Understanding RF Signals

From TV and radio signal covering long wave, medium wave and short wave to everyday cellphones and wifi hotspots that use GHz frequency range, RF signal is pretty much everywhere around us, just like air.

Although like air, radio signals can’t be seen by eyes, we can use instrument such as spectrum analyzer to visualize RF signals by their frequency and signal strength.


Original photo is taken on Aug 1st 2013 which shows radio signals measured and visualized using 500MHz band spectrum analyzer by ATTEN. Updated on May 10th 2016 using RTLSDR software on computer.

The center point frequency is adjusted to 433.92MHz – which is widely used around the world, especially in European countries such as United Kingdom and Germany due to law regulation. When we make RF remote control transmitters such as garage door and gate remotes, we normally choose the frequency range from 280MHz to 433MHz, and a higher 868MHz in Europe together with 915MHz frequency in USA is often used too, these are pretty much all ISM license-free frequency.

The X axis on spectrum analyzer represents frequency range, left is lower frequency while right side means higher frequency, as you can see the radio wave image has been cut off at certain spot on right side, as it is due to our equipment’s measuring range limit – 500MHz.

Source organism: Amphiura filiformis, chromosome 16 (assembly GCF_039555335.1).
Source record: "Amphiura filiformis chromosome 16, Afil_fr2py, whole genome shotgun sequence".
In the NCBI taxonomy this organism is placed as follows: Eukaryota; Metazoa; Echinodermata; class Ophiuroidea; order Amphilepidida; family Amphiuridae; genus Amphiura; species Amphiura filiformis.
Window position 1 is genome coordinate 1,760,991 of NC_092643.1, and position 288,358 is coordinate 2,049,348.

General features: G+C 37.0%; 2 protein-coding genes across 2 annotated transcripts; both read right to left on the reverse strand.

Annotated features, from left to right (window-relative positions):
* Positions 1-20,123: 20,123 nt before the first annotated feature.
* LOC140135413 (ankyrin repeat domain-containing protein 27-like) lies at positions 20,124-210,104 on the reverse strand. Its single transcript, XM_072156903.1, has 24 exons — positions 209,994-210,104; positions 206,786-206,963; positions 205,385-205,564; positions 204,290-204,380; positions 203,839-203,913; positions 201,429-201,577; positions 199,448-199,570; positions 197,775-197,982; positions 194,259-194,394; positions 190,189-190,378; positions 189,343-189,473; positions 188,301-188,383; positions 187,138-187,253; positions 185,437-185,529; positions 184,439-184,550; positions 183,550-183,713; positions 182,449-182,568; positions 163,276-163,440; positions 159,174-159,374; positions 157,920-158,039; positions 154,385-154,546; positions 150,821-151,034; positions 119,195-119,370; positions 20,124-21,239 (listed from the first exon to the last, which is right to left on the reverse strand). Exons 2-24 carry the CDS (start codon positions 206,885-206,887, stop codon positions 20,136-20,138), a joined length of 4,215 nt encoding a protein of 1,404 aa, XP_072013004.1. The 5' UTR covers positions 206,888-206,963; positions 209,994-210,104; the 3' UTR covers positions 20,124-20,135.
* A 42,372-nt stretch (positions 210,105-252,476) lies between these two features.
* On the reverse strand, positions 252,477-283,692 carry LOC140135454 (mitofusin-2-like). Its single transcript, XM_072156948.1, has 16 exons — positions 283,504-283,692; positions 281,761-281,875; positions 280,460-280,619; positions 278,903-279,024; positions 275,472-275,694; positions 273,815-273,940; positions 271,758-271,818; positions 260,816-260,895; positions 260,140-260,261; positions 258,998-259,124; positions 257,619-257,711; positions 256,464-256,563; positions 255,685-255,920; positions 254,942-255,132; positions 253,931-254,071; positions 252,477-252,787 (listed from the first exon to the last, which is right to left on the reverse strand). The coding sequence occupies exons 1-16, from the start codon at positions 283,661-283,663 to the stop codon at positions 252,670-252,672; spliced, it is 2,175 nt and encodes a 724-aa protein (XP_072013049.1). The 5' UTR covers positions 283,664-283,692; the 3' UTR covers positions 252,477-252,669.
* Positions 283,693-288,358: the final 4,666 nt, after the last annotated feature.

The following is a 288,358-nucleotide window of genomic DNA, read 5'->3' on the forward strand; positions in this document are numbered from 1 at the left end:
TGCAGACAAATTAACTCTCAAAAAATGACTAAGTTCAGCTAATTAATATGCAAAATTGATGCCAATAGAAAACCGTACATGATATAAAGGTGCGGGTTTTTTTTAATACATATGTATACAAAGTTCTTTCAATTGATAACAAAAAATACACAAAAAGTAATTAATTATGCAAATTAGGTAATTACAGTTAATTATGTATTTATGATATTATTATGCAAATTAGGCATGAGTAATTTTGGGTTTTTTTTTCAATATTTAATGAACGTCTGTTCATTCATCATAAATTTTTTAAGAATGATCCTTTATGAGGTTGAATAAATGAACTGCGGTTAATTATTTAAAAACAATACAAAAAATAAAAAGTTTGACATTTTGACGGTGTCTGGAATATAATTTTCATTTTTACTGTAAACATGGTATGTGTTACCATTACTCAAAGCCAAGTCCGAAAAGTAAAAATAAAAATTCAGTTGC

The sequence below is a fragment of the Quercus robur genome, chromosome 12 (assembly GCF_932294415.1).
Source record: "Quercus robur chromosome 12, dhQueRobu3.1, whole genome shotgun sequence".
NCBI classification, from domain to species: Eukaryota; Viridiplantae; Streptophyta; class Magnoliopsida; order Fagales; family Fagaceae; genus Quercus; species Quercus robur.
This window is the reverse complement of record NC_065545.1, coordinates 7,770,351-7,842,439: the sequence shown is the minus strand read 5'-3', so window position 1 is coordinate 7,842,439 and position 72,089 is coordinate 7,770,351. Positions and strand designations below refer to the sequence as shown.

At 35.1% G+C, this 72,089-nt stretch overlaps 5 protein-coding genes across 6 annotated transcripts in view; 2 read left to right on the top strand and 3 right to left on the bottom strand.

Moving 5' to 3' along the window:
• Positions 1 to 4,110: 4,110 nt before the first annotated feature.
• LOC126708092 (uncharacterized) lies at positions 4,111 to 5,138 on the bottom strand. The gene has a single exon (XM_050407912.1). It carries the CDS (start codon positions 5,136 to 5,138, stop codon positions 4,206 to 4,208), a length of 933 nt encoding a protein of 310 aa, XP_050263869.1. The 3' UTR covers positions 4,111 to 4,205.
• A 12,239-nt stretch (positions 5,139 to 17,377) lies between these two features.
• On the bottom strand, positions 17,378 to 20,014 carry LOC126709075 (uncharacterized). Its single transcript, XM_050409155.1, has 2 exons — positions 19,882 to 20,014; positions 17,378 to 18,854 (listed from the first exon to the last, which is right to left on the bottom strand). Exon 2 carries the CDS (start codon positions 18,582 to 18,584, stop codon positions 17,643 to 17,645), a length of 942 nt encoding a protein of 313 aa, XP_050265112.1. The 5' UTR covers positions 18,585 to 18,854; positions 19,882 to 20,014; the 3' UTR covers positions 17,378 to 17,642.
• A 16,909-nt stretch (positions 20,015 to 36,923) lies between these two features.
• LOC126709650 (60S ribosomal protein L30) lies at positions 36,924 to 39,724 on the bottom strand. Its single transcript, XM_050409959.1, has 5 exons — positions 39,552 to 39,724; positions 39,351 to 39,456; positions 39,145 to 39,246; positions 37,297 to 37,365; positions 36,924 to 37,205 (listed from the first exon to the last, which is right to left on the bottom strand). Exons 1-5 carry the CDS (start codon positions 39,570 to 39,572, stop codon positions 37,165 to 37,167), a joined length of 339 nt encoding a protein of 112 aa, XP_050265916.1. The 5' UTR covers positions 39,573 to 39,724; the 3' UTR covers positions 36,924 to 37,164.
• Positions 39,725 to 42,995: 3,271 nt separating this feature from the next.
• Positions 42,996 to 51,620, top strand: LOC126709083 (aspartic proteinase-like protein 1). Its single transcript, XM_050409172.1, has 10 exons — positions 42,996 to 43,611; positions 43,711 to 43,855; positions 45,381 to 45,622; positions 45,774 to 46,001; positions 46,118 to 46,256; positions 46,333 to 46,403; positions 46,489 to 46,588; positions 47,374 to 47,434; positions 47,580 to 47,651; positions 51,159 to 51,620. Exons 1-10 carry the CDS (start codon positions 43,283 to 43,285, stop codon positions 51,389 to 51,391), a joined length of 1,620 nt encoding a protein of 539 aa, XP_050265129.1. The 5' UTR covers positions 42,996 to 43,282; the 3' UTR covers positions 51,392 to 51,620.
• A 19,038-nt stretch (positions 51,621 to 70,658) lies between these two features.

Frequency shows at X axis is also known as carrying wave frequency, which is not the actual encoded signal data rate or bit-rate, but the frequency where actual signal data resides on. A encoded signal can be at much lower frequency or bit rate, usually measured by bps or Kbps – not anywhere near the sub-GHz frequency usually used to carry transmitted signal, for example, typical rolling code HCS301 chip has bit rate of ~2.5Kbps.

The Y axis represents signal strength at certain frequency point, determined by X axis value – so X and Y together can measure signal strength at certain frequency point.

As you can see above, there are several spikes along whole frequency range, telling which frequency range has crowded traffic right now, and some spikes are very high in dimension as they are sources which have very powerful transmitting strength.

On the bottom of screen, there is a thick bed of signal spreading whole frequency range, which is generally considered as background noise, the noise always exists and doesn’t bother in most circumstances, but it will be strong enough to interfere existing signals when there is DC motor carrying heavy load around, we will have a seperate article on how to tackle with motor interference.